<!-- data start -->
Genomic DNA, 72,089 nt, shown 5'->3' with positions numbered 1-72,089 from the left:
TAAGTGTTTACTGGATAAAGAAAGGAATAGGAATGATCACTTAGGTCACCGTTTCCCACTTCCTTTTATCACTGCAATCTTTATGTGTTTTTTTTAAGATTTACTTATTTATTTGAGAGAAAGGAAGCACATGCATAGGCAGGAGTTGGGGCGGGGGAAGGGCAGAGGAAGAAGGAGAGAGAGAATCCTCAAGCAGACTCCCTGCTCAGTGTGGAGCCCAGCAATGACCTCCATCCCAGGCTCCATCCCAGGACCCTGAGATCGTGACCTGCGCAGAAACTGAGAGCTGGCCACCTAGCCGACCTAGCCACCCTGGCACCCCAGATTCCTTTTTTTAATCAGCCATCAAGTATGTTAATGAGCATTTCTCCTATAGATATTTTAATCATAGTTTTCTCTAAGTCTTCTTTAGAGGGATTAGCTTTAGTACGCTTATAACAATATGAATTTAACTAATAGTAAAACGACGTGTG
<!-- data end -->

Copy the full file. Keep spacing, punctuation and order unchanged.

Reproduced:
Genomic DNA, 72,089 nt, shown 5'->3' with positions numbered 1-72,089 from the left:
TAAGTGTTTACTGGATAAAGAAAGGAATAGGAATGATCACTTAGGTCACCGTTTCCCACTTCCTTTTATCACTGCAATCTTTATGTGTTTTTTTTAAGATTTACTTATTTATTTGAGAGAAAGGAAGCACATGCATAGGCAGGAGTTGGGGCGGGGGAAGGGCAGAGGAAGAAGGAGAGAGAGAATCCTCAAGCAGACTCCCTGCTCAGTGTGGAGCCCAGCAATGACCTCCATCCCAGGCTCCATCCCAGGACCCTGAGATCGTGACCTGCGCAGAAACTGAGAGCTGGCCACCTAGCCGACCTAGCCACCCTGGCACCCCAGATTCCTTTTTTTAATCAGCCATCAAGTATGTTAATGAGCATTTCTCCTATAGATATTTTAATCATAGTTTTCTCTAAGTCTTCTTTAGAGGGATTAGCTTTAGTACGCTTATAACAATATGAATTTAACTAATAGTAAAACGACGTGTG